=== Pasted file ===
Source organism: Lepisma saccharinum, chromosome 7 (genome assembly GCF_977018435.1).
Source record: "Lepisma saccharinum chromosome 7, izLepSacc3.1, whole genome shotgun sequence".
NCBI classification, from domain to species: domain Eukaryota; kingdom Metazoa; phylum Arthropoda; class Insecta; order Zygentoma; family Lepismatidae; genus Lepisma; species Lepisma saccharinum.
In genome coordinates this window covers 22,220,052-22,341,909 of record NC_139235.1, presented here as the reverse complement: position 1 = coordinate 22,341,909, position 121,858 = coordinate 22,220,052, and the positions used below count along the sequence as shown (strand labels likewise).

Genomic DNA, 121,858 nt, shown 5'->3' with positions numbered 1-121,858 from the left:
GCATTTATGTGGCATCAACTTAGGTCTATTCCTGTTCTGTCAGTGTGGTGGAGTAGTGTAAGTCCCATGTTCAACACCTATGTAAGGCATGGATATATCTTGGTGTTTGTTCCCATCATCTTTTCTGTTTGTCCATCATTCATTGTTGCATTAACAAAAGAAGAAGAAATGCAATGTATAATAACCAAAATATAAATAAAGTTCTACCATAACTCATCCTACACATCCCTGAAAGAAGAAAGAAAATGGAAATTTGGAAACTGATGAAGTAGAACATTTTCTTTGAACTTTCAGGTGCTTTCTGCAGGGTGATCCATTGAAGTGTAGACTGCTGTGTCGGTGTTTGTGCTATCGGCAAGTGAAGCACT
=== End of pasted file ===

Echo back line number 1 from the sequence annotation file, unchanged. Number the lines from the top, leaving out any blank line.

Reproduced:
Source organism: Lepisma saccharinum, chromosome 7 (genome assembly GCF_977018435.1).